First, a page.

I read this article on Above the Law about some current problems with the Dewey & LeBoeuf dissolution, and couldn't help but think there are lessons to be learned by us folks down on the staff level about how to handle a few important things, such as document retention and 401(k) accounts.
It appears that D&L has hundreds of thousands of boxes of documents at various storage facilities all over the place. I'm a solid believer in scanning old documents for electronic storage, and destroying them except for ones with original signatures. Granted, with a firm the size of D&L, that would be a monumental task, but for small or medium sized firms it is one well worth pursuing. Electronic storage is far cheaper than physical storage. Plus, electronic storage can be easily backed up for safety. If a fire takes out your physical storage facility you're pretty much screwed. Not to mention what happens to documents when a firm dissolves or splits apart. Who gets what? Who pays for what?
My current firm has a policy of not keeping paper files except for critical documents and those with original signatures. Everything else gets scanned into a database and shredded immediately. This is by far the best system I've encountered in my ump-teen years doing this job.
My previous firm required us to maintain paper copies of EVERY-FREAKING-THING, as well as scanning it all onto a database, apparently because the executive committee was populated with Luddites. It was a laborious and time-consuming process to maintain paper files of everything, especially in the larger, more complex litigation matters. I wasted many un-billable hours maintaining massive, unwieldly redwelds bulging with crap noone would ever look at again. Ugh. I was quite happy to leave that system behind.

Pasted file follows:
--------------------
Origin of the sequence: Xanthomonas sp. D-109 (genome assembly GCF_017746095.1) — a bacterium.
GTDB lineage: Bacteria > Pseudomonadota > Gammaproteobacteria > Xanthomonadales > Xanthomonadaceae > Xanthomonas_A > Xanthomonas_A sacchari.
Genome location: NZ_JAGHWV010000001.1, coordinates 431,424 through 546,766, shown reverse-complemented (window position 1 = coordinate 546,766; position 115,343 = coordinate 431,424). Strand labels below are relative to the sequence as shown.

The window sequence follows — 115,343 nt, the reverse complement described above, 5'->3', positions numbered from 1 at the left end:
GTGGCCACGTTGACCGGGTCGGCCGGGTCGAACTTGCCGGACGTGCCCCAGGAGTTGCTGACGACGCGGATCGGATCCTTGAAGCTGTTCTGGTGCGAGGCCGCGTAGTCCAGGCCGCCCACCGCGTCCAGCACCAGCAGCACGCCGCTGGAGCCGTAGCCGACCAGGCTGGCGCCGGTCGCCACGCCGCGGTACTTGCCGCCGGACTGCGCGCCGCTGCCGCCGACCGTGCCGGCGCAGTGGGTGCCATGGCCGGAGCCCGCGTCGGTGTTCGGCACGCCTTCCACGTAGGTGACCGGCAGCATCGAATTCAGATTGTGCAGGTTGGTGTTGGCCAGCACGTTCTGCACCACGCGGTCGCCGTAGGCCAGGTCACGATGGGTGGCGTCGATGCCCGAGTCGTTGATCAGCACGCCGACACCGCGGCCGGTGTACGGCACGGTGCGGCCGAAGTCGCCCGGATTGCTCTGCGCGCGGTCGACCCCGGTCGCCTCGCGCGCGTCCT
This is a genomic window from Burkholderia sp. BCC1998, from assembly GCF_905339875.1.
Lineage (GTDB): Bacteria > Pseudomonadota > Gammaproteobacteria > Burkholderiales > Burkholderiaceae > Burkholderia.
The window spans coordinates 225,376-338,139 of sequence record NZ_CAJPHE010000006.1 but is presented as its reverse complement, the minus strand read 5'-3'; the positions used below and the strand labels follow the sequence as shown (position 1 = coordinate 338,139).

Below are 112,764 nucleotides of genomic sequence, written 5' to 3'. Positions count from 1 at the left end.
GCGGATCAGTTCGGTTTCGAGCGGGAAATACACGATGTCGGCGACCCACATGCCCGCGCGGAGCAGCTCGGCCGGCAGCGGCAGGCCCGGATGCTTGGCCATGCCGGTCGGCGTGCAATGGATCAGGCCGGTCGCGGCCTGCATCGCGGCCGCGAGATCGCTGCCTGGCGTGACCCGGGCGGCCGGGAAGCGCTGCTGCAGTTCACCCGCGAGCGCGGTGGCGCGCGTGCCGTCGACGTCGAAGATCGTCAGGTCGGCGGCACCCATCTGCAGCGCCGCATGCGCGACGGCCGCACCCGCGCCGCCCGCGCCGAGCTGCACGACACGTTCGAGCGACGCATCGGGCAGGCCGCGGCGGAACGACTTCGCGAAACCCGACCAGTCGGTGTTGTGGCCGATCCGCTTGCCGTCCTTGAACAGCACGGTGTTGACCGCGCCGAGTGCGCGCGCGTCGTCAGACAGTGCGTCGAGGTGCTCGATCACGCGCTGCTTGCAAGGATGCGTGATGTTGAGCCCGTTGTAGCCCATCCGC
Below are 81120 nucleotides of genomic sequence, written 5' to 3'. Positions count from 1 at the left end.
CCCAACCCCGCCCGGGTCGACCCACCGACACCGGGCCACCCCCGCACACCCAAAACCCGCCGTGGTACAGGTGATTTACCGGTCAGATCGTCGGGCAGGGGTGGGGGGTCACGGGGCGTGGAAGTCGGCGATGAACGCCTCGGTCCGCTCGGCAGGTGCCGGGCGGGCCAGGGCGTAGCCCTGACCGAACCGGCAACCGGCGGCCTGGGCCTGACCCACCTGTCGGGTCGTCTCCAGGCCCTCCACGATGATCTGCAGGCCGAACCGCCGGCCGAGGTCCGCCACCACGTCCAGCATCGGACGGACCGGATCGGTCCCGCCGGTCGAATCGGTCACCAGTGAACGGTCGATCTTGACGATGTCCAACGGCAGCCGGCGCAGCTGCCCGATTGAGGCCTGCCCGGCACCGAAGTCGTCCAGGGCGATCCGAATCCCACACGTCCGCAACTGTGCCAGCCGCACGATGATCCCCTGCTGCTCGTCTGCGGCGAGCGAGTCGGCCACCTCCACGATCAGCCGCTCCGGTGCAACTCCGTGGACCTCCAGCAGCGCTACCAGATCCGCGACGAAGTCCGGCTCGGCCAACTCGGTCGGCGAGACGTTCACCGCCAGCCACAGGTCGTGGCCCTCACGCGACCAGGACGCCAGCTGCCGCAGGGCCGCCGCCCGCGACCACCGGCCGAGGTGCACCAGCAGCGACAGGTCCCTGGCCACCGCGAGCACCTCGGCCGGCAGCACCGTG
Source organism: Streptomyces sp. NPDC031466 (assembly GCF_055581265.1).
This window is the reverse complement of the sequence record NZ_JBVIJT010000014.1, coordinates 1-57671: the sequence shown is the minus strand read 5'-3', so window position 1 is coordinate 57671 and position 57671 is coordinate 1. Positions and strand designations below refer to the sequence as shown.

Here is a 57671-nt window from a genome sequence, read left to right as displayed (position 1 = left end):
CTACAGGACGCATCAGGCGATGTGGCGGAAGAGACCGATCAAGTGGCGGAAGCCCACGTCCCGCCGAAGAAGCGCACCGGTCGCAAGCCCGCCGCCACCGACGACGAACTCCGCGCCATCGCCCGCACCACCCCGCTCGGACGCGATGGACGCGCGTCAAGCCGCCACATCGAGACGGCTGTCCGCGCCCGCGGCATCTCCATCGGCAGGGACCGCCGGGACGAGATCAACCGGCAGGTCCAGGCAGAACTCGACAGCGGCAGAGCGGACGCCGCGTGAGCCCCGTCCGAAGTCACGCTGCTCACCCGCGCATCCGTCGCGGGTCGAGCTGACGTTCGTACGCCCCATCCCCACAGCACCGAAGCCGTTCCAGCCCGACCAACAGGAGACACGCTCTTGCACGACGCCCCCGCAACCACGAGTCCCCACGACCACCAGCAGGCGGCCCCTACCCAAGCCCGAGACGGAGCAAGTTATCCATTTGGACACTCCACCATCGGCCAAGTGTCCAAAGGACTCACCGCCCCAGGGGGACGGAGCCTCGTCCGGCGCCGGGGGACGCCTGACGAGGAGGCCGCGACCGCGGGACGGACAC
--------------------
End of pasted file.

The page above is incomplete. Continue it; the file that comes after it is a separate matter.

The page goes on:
Now for the 401(k) account issues. Apparently, D&L employees just found out that their 401(k) accounts were assessed with an additional 1% fee for administering the accounts due to the dissolution. That doesn't sound like a lot, but when you only find out after the fact that the fee was charged it can be pretty irritating. My recollection is that 401(k) accounts are supposedly independent from control by the employer, and the administration fees are usually paid out of the investment earnings, not the balance on hand. Ultimately it will be up to the ERISA and Bankruptcy lawyers to sort that part out. Hopefully the remaining 401(k) funds will not be tapped for any reason.
When it comes to my own 401(k) practices, I have a somewhat complicated strategy. My grandfather did a lot of investing after he sold his business in the 70's, and passed along many valuable lessons to the family. Chief among them was that "don't put all your eggs in one basket" is Rule #1 in finance, including retirement accounts. Most Americans can expect to work for several different employers during a career. Whenever I switch employers, I don't move the old 401(k) into that run by the new employer. Instead, it gets converted into an IRA. Each of these I keep with a different financial institution (I have 2 IRA's from old employers and one current 401(k).) Every year I split about a quarter of my annual bonus into the IRA's, and another quarter into my 401(k), except for a couple of years when I needed the money pretty badly. Short version, if any one of them tanks or makes bad investments, then I'm still protected to some extent.
Granted, all of this is just my own personal experience and preference. Insert disclaimer here that I'm not giving advice, merely passing along my own experiences.